Oscar Romero: Prophet of Hope is a comprehensive account of the martyred Archbishop of San Salvador's incredible journey of holiness and courageous witness in the face of cruel state oppression. Historian Roberto Morozzo Della Rocca draws directly on previously unpublished documents - some of which were used as evidence in the process leading to Romero's beatification in 2015 - to write the most authoritative biography of Romero to date. Morozzo tells the complete story of Oscar Arnulfo Romero y Galdamez, from his humble roots in Ciudad Barros, El Salvador, to his ordination in Rome and his eventual appointment as Archbishop of San Salvador. It weaves a sensitive account of Romero's character - both public and private - with a mature appraisal of his theology and unfailing commitment to the poor, marginalised and persecuted of Latin America. The final chapter describes Romero's movements and words during the final months, weeks and days that led to his martyrdom - assassinated while celebrating Mass the day after publicly appealing to soldiers of El Salvador's Revolutionary Government to refuse their orders to kill.
Marco Politi takes us deep inside the power struggle roiling the Roman Curia and the Catholic Church worldwide, beginning with Benedict XVI, the pope who famously resigned in 2013, and intensifying with the contested and unexpected election of Jorge Mario Bergoglio, archbishop of Buenos Aires, now known as Pope Francis. Politi's account balances the perspectives of Pope Francis's supporters, Benedict's sympathizers, and those disappointed members of the Catholic laity who feel alienated by the institution's secrecy, financial corruption, and refusal to modernize. Politi dramatically recounts the sexual scandals that have rocked the church and the accusations of money laundering and other financial misdeeds swirling around the Vatican and the Italian Catholic establishment. Pope Francis has tried to shine a light on these crimes, but his work has been met with resistance from entrenched factions. Politi writes of the decline in church attendance and vocations to the priesthood throughout the world as the church continues to prohibit divorced and remarried Catholics from receiving the communion wafer. He visits European parishes where women now perform the functions of missing male priests-and where the remaining parishioners would welcome the admission of women to the priesthood, if the church would allow it. Pope Francis's emphasis on pastoral compassion for all who struggle with the burden of family life has also provoked the ire of traditionalists in the Roman Curia and elsewhere. He knows from personal experience what life is like for the poor in Buenos Aires and other metropolises of the globalized world, and highlights the contrast between the vital, vibrant faith of these parishioners and the disillusionment of European Catholics. Pope Francis and his supporters are locked in a battle with the defenders of the traditional hard line and with ecclesiastical corruption. In this conflict, the future of Catholicism is at stake-and it is far from certain Francis will succeed in saving the institution from decline.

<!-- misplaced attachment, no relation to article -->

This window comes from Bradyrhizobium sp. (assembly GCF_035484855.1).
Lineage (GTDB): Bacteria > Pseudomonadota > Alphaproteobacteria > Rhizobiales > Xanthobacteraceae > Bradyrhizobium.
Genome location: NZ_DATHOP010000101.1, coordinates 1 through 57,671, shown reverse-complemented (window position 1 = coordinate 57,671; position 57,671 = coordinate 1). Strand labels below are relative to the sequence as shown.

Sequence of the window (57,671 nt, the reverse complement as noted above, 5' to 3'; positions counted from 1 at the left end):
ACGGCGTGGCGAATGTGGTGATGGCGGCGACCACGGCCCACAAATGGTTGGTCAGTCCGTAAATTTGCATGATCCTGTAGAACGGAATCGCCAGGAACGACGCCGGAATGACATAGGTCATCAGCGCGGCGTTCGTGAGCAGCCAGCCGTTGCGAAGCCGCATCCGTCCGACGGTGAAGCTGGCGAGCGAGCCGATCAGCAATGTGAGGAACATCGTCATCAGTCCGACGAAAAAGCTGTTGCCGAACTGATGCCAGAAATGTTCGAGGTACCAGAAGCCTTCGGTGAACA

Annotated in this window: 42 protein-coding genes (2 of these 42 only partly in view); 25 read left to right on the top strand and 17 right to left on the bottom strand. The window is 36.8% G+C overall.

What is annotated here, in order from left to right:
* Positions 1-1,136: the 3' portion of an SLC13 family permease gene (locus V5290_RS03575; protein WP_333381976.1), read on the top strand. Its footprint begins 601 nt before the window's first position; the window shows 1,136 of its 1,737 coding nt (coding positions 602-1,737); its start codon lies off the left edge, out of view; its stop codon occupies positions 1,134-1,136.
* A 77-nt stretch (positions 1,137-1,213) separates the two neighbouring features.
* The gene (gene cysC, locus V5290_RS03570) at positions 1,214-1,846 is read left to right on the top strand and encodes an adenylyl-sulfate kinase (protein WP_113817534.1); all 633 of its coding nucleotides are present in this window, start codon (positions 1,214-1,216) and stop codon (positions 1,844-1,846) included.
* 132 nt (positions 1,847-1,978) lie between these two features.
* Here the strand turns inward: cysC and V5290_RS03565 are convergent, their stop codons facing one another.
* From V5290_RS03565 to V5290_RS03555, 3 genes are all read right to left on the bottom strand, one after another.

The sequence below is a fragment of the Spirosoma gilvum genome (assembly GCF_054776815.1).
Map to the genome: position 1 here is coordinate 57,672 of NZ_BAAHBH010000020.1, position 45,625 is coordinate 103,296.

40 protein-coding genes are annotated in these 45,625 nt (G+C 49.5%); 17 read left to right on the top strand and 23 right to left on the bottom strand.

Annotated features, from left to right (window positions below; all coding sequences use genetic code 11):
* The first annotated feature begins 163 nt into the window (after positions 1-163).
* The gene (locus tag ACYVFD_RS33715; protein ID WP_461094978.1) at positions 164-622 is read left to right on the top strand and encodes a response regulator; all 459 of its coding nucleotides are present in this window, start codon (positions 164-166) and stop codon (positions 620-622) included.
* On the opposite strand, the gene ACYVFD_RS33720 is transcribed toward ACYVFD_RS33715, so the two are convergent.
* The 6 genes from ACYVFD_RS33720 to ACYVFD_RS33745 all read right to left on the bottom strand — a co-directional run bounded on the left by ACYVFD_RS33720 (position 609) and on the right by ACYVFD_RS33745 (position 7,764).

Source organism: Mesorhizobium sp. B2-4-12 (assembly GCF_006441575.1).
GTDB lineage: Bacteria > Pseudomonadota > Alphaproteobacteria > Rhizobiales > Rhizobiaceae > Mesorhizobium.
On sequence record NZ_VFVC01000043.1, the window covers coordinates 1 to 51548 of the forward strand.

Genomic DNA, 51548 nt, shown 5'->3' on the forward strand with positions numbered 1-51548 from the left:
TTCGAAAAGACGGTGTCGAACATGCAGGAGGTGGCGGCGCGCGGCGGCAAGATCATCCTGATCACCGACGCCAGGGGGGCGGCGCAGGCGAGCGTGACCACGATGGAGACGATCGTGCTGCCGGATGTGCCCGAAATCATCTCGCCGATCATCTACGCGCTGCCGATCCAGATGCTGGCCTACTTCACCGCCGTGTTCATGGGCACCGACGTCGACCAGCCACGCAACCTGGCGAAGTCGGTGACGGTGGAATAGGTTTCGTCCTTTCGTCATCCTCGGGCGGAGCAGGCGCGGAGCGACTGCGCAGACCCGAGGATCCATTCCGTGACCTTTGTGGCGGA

Originally published: 1981. Revised by decree of the Second Vatican Council and published by authority of Pope Paul V.
The story of Catholicism in Britain from the Reformation to the present day, from a master of popular history - 'A first-class storyteller' The Times Throughout the three hundred years that followed the Act of Supremacy - which, by making Henry VIII head of the Church, confirmed in law the breach with Rome - English Catholics were prosecuted, persecuted and penalised for the public expression of their faith. Even after the passing of the emancipation acts Catholics were still the victims of institutionalised discrimination. The first book to tell the story of the Catholics in Britain in a single volume, The Catholics includes much previously unpublished information. It focuses on the lives, and sometimes deaths, of individual Catholics - martyrs and apostates, priests and laymen, converts and recusants. It tells the story of the men and women who faced the dangers and difficulties of being what their enemies still call `Papists'. It describes the laws which circumscribed their lives, the political tensions which influenced their position within an essentially Anglican nation and the changes in dogma and liturgy by which Rome increasingly alienated their Protestant neighbours - and sometime even tested the loyalty of faithful Catholics. The survival of Catholicism in Britain is the triumph of more than simple faith. It is the victory of moral and spiritual unbending certainty. Catholicism survives because it does not compromise. It is a characteristic that excites admiration in even a hardened atheist.